Taylor sought permission to poison kangaroo or red anther wallaby grass and an associated threatened ecological community in the thirty hectare Jam Land grasslands in Monaro region NSW, a property located outside his electorate of Hume, weakening Taylor’s claim that his meeting was prompted solely by his constituents’ concerns.
Taylor did, however, meet with Geoff Richardson, the Department of Environment and Energy’s Assistant Secretary for the protected species and communities branch.
The department had prepared a briefing document on the grasslands which explained that the species had been protected since 2000 and that, collectively, temperate grasslands are among the most threatened vegetation in Australia, with only about 5% remaining in relatively undisturbed condition. It’s an indictment of our introduced agricultural practices and our land abuse.
Jam Land Pty Ltd is a Taylor family linked company in which one of Angus’ Cayman Island-registered companies has an interest through his family investment company Gufee. His brother, Richard Taylor, is the director of the company.
Now parliament’s shut its doors for 2019, hola! Gus is off like the clappers to Madrid. Labor wouldn’t grant him a pair, what with Scott Morrison’s erstwhile neighbour, former bin brother and mate, top NSW cop, Commissioner Mick Fuller, at the head of a strike force, he says is actively investigating Taylor over Clover gate.
Barnaby Joyce says Clover gate is a “triviality” which has gone on far too long. Leaking a false document to the Daily Tele to discredit Clover Moore is trivial? All the mayor has done is write to Taylor; tell him to lift his game on climate change.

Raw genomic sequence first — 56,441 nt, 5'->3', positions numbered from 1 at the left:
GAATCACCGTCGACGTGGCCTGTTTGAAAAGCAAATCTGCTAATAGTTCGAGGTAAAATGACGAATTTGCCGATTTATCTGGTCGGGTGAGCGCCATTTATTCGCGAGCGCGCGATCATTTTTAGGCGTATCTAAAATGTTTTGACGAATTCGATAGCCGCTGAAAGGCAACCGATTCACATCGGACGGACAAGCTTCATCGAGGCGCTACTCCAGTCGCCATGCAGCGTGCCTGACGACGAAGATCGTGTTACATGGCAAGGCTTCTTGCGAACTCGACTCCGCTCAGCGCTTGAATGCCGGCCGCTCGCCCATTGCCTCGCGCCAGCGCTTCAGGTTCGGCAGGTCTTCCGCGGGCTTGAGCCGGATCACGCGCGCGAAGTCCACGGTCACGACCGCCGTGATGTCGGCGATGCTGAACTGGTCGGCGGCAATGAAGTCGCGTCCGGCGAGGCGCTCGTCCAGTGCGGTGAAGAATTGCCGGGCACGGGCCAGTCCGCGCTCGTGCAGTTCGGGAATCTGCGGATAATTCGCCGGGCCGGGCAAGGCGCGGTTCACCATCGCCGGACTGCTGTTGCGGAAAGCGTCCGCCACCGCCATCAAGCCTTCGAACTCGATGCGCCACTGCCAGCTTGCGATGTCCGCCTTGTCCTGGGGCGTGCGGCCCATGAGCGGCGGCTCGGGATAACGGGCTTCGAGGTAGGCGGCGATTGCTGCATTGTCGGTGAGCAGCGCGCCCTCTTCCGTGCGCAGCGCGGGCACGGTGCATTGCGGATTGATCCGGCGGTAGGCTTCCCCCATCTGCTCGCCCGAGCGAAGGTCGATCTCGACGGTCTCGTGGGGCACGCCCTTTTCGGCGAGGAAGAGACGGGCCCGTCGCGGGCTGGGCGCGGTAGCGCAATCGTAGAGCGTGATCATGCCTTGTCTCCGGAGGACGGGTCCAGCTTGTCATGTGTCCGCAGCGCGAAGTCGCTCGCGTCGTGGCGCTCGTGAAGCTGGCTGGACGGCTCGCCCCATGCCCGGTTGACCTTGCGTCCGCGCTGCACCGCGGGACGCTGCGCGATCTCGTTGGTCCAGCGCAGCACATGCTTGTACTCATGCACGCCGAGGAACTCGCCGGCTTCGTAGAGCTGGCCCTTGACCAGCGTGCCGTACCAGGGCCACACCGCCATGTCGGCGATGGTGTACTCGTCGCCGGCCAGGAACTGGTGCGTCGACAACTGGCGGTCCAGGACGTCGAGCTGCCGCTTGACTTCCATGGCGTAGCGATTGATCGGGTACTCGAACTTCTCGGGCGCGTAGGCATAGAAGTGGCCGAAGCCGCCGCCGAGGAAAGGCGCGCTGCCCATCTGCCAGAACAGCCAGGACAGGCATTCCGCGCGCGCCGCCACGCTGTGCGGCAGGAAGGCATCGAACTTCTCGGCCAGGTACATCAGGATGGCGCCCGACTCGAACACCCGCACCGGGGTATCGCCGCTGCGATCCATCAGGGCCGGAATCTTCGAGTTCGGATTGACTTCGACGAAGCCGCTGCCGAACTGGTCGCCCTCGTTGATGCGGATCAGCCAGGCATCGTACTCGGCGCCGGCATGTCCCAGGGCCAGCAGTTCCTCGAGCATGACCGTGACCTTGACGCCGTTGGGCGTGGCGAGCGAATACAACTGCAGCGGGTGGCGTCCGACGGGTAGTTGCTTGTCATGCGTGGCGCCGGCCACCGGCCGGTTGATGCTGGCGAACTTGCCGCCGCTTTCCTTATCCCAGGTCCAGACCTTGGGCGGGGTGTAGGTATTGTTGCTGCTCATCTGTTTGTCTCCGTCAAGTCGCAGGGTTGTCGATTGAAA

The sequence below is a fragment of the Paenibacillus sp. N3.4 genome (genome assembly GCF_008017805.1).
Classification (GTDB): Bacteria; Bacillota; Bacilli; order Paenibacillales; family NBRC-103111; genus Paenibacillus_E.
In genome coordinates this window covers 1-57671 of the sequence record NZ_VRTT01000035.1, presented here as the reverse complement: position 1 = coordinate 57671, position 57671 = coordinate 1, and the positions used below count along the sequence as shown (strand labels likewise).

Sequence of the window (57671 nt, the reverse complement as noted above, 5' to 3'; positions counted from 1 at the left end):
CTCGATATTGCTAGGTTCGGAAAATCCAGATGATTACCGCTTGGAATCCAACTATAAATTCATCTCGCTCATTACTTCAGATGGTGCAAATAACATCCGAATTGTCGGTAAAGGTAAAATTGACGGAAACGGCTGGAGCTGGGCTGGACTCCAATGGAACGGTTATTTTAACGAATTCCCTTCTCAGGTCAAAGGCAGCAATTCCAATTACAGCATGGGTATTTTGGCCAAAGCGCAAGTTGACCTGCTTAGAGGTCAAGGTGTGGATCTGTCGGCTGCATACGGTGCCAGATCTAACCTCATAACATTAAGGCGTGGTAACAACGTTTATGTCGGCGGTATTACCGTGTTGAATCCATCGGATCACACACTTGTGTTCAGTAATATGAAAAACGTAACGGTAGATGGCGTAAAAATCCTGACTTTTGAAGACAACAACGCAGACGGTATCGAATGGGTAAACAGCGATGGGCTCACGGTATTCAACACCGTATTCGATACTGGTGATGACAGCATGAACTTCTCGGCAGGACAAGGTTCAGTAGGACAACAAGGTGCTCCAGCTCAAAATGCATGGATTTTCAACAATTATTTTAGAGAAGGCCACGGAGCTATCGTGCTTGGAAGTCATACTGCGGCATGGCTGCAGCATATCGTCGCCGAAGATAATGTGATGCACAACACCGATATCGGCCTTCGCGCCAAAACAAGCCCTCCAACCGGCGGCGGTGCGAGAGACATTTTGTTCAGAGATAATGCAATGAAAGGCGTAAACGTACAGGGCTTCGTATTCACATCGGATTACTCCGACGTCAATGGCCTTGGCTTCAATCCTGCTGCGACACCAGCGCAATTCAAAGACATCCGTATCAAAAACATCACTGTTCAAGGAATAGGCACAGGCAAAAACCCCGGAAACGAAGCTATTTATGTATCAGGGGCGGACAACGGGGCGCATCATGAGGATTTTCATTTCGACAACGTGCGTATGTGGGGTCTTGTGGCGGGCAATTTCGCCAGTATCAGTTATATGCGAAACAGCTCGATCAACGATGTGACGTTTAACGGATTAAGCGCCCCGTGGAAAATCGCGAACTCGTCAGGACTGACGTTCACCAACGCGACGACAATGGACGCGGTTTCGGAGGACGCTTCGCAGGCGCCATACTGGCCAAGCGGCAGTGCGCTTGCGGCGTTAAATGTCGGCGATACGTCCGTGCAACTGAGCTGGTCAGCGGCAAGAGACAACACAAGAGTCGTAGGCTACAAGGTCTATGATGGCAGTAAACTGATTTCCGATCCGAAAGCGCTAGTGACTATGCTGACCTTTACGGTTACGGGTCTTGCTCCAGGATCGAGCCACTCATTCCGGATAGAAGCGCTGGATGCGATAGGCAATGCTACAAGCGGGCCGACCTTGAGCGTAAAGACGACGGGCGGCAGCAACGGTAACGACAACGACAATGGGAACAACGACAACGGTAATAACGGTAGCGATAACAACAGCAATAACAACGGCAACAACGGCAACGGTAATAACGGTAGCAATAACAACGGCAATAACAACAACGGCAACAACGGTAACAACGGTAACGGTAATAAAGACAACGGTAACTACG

Australia has already earned the Fossil of the Day award. Twice. Will Taylor, a noted wind-energy critic with close coal industry links be having another public tilt at windmills? Nope. Instead he ties up the conference with Kyoto credit nonsense.
Just to get the facts in context, Australia is responsible for about 1.3% of annual pollution, as our PM is fond of boasting. But this places us 16th on a ladder of polluting nations. We emit more each year than 40 countries with larger populations, including G7 members Britain, France and Italy.
Talk about punching below your weight.
Gus gives a speech which reprises former Environment Minister Greg Hunt’s twaddle about our “meeting and beating our targets” (but only if we cheat; use our carry over from Kyoto cop-out). Courageously, Taylor skips our outrageous plans to use 411m tonnes of CO2-equivalent credits from the previous Kyoto targets against the government’s newer Paris commitment. But he leaves it to delegates to resolve.
Absent from any reporting, or any Australian communication, is the story of how Howard Government Senator Robert Hill argued late in the night in Kyoto in 1997; how reliant Australia is on fossil fuel industries. How we needed a special favour. Hill got his way. Whereas Europe promised to reduce emissions by 8% by 2012, compared with the base year of 1990, and the US agreed to cut by 7%, Australia was one of three countries allowed to increase emissions – by 8%.
“Restrictions that had already been imposed on large-scale land clearing – especially in Queensland – allowed Australia to rest assured it had achieved its new target before it even signed up to it.”
In other words, Angus Taylor is on a fool’s errand if he thinks he can sell our Kyoto carryover caper yet again. Yet in our brave new world where Trump’s United States can just pull out of Paris, how much does good faith really matter?
Taylor flies out Friday leaving a skeleton crew of Australian negotiators to put the carry-over case. Observers expect negotiations on carbon trading rules and other issues to last until at least Sunday, Australian time. Only Australia is willing to play that card says John O’Connor CEO of the Carbon Markets Institute and it’s not winning us any friends.